Individual taste in books varies as much as the favorite rod or fly. With that in mind, we hope to review books and videos from the ever-growing fly fishing world, and share them with you. Books will be the best of all worlds, new and old. Many of the old books are now available in reprint, and the wisdom contained is timely today. Others can be found in second-hand book stores, or by mail order dealers. As we find videos we feel are outstanding they will be included. Be assured, reviews are based on what we have actually read, and due to that fact, may not appear weekly.

March 16th, 1998

Classic Freshwater Fish Cooking
Written by Eileen Clarke
Published by Voyageur Press



Eileen Clarke is a rare woman. The long-time cooking columnist for Field & Stream has written more on cooking wild things than anyone in my memory. Classic Freshwater Fish cooking follows the Freshwater Fish Cookbook and The Venison Cookbook. She also co-authored, with Sil Strung, The Art of Wild Game Cooking. For those who have not been discouraged by the political incorrectness of hunting, the Wild Game book is the only book containing the proper (and safe) methods of dressing and preserving meat in the field. It is full of tips, and warnings of what happens if you don't take care of game properly.

Classic cooking means those methods of cooking fish through history and the methods most used by the big name restaurants. This is a book for those who love to fish and who love to cook. There are nearly 100 time-tested, crowd-pleasing, lip-smacking recipes for cooking walleye, bass, northern pike, trout and more. All recipes are made from easy-to-find ingredients and use simple preparation methods, so both beginners and experts will find delicious, fast, and easy options for cooking freshwater fish.

One of the advantages Eileen Clarke has in writing a cookbook on wildgame or fish is she is both a hunter and angler. And not an amateur either. Read her discriptions of the places and reasons to fish. Droll over the wonderful photographs of angling as well as the food.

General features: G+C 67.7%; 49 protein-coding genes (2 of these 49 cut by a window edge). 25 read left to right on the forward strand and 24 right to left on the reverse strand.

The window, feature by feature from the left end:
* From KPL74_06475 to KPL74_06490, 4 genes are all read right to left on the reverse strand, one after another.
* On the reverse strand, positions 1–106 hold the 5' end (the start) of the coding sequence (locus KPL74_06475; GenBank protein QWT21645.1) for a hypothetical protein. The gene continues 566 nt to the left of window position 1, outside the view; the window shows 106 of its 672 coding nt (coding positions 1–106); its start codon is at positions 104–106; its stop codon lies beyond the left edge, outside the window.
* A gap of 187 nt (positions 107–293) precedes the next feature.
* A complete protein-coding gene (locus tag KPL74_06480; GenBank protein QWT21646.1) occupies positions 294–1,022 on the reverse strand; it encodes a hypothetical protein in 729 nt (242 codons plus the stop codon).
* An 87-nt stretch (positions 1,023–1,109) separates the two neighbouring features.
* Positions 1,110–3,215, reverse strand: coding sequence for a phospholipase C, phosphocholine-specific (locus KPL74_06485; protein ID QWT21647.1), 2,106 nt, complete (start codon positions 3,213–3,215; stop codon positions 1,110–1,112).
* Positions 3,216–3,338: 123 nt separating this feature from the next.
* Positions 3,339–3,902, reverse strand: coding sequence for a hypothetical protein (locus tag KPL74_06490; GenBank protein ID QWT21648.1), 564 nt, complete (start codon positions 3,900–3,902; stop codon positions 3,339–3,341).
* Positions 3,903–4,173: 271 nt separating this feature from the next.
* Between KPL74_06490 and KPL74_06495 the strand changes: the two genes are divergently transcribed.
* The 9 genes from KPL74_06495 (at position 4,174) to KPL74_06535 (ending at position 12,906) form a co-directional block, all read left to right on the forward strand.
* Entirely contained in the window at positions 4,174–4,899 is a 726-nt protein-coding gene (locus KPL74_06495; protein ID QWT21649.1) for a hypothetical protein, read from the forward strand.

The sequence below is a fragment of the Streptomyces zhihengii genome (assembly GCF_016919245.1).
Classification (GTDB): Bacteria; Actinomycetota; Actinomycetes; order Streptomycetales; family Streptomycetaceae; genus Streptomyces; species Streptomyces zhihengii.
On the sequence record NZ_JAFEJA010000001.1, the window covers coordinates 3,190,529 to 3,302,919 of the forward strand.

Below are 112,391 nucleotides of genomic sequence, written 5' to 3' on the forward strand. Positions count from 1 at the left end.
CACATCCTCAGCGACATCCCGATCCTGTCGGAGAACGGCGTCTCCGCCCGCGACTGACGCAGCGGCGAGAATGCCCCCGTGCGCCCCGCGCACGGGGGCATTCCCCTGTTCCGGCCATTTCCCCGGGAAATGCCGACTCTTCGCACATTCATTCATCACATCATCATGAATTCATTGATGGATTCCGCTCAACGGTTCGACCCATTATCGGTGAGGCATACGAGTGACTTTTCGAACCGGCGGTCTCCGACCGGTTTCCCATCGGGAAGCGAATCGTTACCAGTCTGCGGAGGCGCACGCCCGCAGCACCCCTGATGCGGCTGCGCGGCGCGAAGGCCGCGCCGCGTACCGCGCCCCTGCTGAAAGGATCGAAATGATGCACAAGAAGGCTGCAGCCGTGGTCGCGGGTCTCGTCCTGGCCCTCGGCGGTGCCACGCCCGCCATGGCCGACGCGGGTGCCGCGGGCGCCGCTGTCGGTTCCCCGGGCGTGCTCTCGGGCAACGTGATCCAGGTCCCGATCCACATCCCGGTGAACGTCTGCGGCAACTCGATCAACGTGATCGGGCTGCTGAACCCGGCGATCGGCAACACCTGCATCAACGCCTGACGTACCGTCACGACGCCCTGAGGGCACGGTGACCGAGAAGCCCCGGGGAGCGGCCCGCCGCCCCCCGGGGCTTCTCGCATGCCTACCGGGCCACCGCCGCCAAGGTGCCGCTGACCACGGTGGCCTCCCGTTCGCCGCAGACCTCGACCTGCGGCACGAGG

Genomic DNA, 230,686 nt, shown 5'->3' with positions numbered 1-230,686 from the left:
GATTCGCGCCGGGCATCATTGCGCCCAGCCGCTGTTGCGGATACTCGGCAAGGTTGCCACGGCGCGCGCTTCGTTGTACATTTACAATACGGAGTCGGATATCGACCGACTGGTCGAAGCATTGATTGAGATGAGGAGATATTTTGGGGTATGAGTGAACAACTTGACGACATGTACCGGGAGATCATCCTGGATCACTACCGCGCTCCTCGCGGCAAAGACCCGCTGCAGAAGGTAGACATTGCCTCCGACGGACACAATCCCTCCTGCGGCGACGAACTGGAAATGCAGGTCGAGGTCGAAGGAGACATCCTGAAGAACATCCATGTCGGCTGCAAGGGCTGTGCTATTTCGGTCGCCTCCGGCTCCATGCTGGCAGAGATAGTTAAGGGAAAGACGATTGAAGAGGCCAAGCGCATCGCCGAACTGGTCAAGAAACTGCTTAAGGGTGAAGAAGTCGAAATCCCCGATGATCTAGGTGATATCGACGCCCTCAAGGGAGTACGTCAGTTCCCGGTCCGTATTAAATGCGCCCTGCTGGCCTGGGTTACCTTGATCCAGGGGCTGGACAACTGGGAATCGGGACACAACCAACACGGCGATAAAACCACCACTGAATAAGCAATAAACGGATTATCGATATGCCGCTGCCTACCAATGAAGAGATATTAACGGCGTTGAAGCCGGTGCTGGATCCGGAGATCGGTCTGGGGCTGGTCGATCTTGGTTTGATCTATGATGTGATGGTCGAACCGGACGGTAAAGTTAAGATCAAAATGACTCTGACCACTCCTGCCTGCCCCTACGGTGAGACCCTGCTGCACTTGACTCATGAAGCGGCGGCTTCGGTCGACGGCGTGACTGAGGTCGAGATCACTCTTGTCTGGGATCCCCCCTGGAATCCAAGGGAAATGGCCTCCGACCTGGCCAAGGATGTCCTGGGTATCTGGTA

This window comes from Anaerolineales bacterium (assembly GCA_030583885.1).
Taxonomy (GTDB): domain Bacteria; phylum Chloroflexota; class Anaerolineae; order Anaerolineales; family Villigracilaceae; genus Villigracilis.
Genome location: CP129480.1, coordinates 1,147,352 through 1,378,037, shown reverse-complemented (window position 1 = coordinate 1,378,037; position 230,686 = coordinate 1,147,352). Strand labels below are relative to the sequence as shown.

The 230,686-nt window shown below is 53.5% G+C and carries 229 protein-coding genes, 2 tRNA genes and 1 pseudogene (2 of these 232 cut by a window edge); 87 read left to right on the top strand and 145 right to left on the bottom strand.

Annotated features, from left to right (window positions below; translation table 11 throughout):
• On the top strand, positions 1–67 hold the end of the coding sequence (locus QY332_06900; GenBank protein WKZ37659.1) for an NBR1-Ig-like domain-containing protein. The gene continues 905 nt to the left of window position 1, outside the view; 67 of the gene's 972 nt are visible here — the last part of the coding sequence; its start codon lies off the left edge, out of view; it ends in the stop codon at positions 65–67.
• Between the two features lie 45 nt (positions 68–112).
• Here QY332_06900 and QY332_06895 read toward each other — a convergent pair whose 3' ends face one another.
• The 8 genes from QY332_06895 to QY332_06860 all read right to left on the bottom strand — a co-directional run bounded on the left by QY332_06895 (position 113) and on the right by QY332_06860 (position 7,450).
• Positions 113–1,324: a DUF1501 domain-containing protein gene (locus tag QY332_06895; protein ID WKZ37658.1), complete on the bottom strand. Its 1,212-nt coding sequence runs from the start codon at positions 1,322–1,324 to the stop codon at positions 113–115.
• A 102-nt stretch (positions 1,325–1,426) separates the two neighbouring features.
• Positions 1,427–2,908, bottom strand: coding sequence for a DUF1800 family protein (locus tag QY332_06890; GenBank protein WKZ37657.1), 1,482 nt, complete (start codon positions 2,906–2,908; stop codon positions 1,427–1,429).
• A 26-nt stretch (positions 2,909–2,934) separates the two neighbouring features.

If you have a Rainbow Trout like the one shown on the cover, this is the classic recipe for it.

Trout Almondine
Yield: 4 servings

"Make trout almondine at home on a cold winter's night, or stash a handful of almonds, a lemon, and a couple of springs of parsley in the cooler next time you go on an overnight fishing trip. This dish may sound snooty and continental, but it cooks up quickly over a campfire, Coleman stove, or your kitchen range.

Ingredients

  • 2 trout, 12 inches (30cm) long each
  • Salt and pepper, to taste
  • 1/2 cup (125 ml) flour
  • 4 tablespoons butter or margarine
  • 4 ounces (100 g) silvered almonds
  • 2 tablespoons fresh lemon juice, about 1/2 lemon
  • 2 tablespoons chopped parsley

Cooking

  1. "Rinse the trout in cold water and shake gently to remove excess moisture. Do not dry the trout. Lightly sprinkle the inside of the trout with salt and pepper to taste, then dust the outside with the flour and set aside.
  2. "In a large skillet, melt 2 tablespoons of the butter over medium-high heat until the butter is hot but not darkening, and quickly brown both sides of the trout. Then lower the heat and cook the trout 10-12 minutes, turning once. Drain the cooked trout and place on a heated platter.
  3. "Melt the rest of the butter in the skillet over medium heat and add the slivered almonds. Shake the pan back and forth until the almonds are golden brown. Add the lemon juice and chopped parsley, and remove from the heat. Stir gently, then spoon over the trout and serve immediately. Serve with boiled new potatoes, and if you like lots of lemon, slice the second half of that freshly squeezed lemon into wedges.

"Note: If you think flour, cornmeal, and other dry coatings are just adding flavor and calories to your fish, think again. There are few things harder to get totally dry than a trout. If you didn't roll the fish in something powdery and dry to soak up all the microscopic droplets of water, you would be in grave danger from oil flareups in the pan. Fish are best cooked at high temperatures, and hot oil on your skin is quite painful."

If that one doesn't sell the book, you will miss neat things like Bass Jumbalaya, Lemony Stuffed Walleye Rolls, Fried Catfish and Hush Puppies, Fish Cakes Baltimore ...

Did I mention there is even a section on freezing and thawing fish? This really is a terrific book, if the truth be known, one to leave out on the coffee table. It's a great conversation starter. ~ DB

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